Why raising animals doesn’t have to be bad for the planet…
Veganism and vegetarianism have become incredibly popular in recent years, as more people become conscious of the way their food is being raised and its impact on the planet. However, while it is certainly the case that the large-scale industrial forms of agriculture that have become the norm over the past several decades are indisputably bad for the environment (and likely for human health as well), it does not necessarily follow that raising animals for consumption is the cause of all of this pollution – nor that ceasing to eat meat will solve all (or even most) of the problems created by modern agricultural practices.
The argument against eating meat for environmental reasons is that animals are a relatively inefficient source of protein, as they consume much more energy than they provide as a food source.
However, modern agricultural practices are also highly wasteful and resource-intensive even if they are only used for growing plant foods. So are they really that much better for the planet than sustainably and responsibly raised meat animals?
As this interesting article proposes:
Rather than being seduced by exhortations to eat more products made from industrially grown soya, maize and grains, we should be encouraging sustainable forms of meat and dairy production based on traditional rotational systems, permanent pasture and conservation grazing. We should, at the very least, question the ethics of driving up demand for crops that require high inputs of fertiliser, fungicides, pesticides and herbicides, while demonising sustainable forms of livestock farming that can restore soils and biodiversity, and sequester carbon.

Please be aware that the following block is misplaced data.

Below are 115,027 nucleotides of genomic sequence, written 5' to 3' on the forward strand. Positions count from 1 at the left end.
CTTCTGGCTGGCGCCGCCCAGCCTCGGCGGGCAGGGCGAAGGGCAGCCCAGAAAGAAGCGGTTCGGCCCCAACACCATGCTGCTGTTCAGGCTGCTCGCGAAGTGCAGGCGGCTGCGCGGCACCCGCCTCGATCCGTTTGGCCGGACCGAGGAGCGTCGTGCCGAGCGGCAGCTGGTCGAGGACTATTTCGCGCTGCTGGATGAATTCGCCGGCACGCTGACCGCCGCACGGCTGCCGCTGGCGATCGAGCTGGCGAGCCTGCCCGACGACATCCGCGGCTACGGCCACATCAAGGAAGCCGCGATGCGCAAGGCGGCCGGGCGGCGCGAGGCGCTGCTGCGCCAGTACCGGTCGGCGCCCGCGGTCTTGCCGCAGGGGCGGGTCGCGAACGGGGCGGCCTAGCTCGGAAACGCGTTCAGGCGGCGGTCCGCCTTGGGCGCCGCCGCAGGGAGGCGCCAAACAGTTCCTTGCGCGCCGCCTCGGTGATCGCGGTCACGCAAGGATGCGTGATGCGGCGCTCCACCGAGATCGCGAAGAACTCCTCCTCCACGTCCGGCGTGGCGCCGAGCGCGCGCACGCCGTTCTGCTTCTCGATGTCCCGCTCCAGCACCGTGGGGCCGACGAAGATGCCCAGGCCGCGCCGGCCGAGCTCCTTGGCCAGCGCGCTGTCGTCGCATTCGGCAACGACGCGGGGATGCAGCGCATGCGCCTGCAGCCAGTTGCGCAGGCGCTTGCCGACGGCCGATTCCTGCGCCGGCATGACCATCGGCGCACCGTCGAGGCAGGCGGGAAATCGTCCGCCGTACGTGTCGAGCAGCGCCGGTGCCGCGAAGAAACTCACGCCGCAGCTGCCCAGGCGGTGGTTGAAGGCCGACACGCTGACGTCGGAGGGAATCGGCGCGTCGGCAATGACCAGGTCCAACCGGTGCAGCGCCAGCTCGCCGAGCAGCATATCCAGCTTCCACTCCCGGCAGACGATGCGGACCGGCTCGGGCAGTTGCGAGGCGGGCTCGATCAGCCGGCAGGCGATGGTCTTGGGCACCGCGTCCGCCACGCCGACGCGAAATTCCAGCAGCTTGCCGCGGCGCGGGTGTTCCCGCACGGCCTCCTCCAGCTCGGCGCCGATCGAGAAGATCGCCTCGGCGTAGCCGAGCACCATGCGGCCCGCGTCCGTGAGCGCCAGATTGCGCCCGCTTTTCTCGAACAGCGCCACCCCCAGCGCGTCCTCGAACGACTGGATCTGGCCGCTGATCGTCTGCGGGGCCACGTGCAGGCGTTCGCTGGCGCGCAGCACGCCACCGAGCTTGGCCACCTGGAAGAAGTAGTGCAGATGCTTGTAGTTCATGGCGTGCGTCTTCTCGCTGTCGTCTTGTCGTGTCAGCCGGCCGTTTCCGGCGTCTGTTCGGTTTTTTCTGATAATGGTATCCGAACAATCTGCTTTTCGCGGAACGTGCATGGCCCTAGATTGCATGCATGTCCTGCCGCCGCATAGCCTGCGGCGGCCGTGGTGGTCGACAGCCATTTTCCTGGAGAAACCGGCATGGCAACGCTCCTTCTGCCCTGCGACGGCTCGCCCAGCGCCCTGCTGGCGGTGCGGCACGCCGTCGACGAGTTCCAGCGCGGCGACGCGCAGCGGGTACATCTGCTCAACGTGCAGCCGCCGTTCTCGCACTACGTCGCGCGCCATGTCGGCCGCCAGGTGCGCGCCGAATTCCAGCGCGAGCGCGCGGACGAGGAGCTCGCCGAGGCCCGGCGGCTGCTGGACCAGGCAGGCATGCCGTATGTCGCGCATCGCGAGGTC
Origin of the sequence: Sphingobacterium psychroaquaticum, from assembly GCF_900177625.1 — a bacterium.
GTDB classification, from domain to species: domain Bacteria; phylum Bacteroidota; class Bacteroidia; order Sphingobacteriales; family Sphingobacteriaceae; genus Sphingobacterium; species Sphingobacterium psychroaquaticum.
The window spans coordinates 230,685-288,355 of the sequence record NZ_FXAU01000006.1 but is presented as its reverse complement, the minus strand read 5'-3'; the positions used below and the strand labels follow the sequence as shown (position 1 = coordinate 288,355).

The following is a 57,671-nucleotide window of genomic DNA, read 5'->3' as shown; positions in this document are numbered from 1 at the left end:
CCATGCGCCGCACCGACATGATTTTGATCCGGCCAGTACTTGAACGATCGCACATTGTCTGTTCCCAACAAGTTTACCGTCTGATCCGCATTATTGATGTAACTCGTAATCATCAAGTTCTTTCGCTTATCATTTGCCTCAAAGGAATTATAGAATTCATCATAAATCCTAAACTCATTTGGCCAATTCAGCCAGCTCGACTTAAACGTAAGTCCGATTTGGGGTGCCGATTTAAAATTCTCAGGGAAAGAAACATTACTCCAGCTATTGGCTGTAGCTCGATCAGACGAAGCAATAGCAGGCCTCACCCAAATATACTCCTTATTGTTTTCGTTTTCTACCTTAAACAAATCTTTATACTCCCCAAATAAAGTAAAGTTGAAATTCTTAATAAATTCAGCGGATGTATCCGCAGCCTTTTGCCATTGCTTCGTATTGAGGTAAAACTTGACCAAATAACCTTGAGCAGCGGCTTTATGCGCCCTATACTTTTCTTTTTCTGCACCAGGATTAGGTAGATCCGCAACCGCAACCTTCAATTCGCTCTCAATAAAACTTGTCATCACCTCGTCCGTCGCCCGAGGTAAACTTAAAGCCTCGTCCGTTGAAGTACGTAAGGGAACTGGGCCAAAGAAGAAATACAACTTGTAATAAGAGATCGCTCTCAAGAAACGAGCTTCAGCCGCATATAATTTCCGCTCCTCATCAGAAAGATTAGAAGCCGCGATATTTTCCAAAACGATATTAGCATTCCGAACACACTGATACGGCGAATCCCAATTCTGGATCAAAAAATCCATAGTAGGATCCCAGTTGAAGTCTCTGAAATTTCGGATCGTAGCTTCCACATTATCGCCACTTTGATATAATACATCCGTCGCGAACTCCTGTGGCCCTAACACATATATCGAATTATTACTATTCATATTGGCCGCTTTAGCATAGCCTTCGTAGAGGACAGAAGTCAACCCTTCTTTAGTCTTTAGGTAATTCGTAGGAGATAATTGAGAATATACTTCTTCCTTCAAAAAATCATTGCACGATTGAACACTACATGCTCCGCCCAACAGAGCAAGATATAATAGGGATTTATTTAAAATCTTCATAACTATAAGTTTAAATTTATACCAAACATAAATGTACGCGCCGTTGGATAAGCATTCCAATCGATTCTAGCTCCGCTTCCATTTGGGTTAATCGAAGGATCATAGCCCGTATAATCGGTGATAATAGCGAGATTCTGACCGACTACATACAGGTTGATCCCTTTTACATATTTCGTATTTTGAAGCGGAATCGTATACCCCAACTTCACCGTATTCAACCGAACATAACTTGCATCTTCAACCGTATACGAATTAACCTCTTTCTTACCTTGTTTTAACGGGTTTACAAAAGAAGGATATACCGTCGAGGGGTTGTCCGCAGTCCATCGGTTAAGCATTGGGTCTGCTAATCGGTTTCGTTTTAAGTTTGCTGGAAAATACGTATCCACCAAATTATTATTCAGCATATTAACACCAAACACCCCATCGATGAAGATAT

There is no question that industrial farming practices are destructive and unhealthy for our planet, but the environmental questions surrounding raising animals are much more complex than many of the prevailing arguments today would suggest. In fact, it is quite possible to raise meat animals in a manner that respects both the land, the animal, and the consumer.
There are those that would object that this type of farming, while more sustainable for the planet, is not sustainable given the current population and our appetite for meat, and in fact, this may be true. A possible solution would be to reduce our meat consumption, but when we do consume meat, to choose sources that are responsibly and sustainably raised.
As the article here concludes:
There’s no question we should all be eating far less meat, and calls for an end to high-carbon, polluting, unethical, intensive forms of grain-fed meat production are commendable. But if your concerns as a vegan are the environment, animal welfare and your own health, then it’s no longer possible to pretend that these are all met simply by giving up meat and dairy. Counterintuitive as it may seem, adding the occasional organic, pasture-fed steak to your diet could be the right way to square the circle.
Of course, none of us HAVE to eat meat, and if you choose to forgo it entirely, this is an admirable goal. However, for those who simply can’t stand the thought of giving up our favorite steak dinner forever, eating meat only once in a while – and choosing to eat only responsibly and sustainably raised meats – may be a good compromise.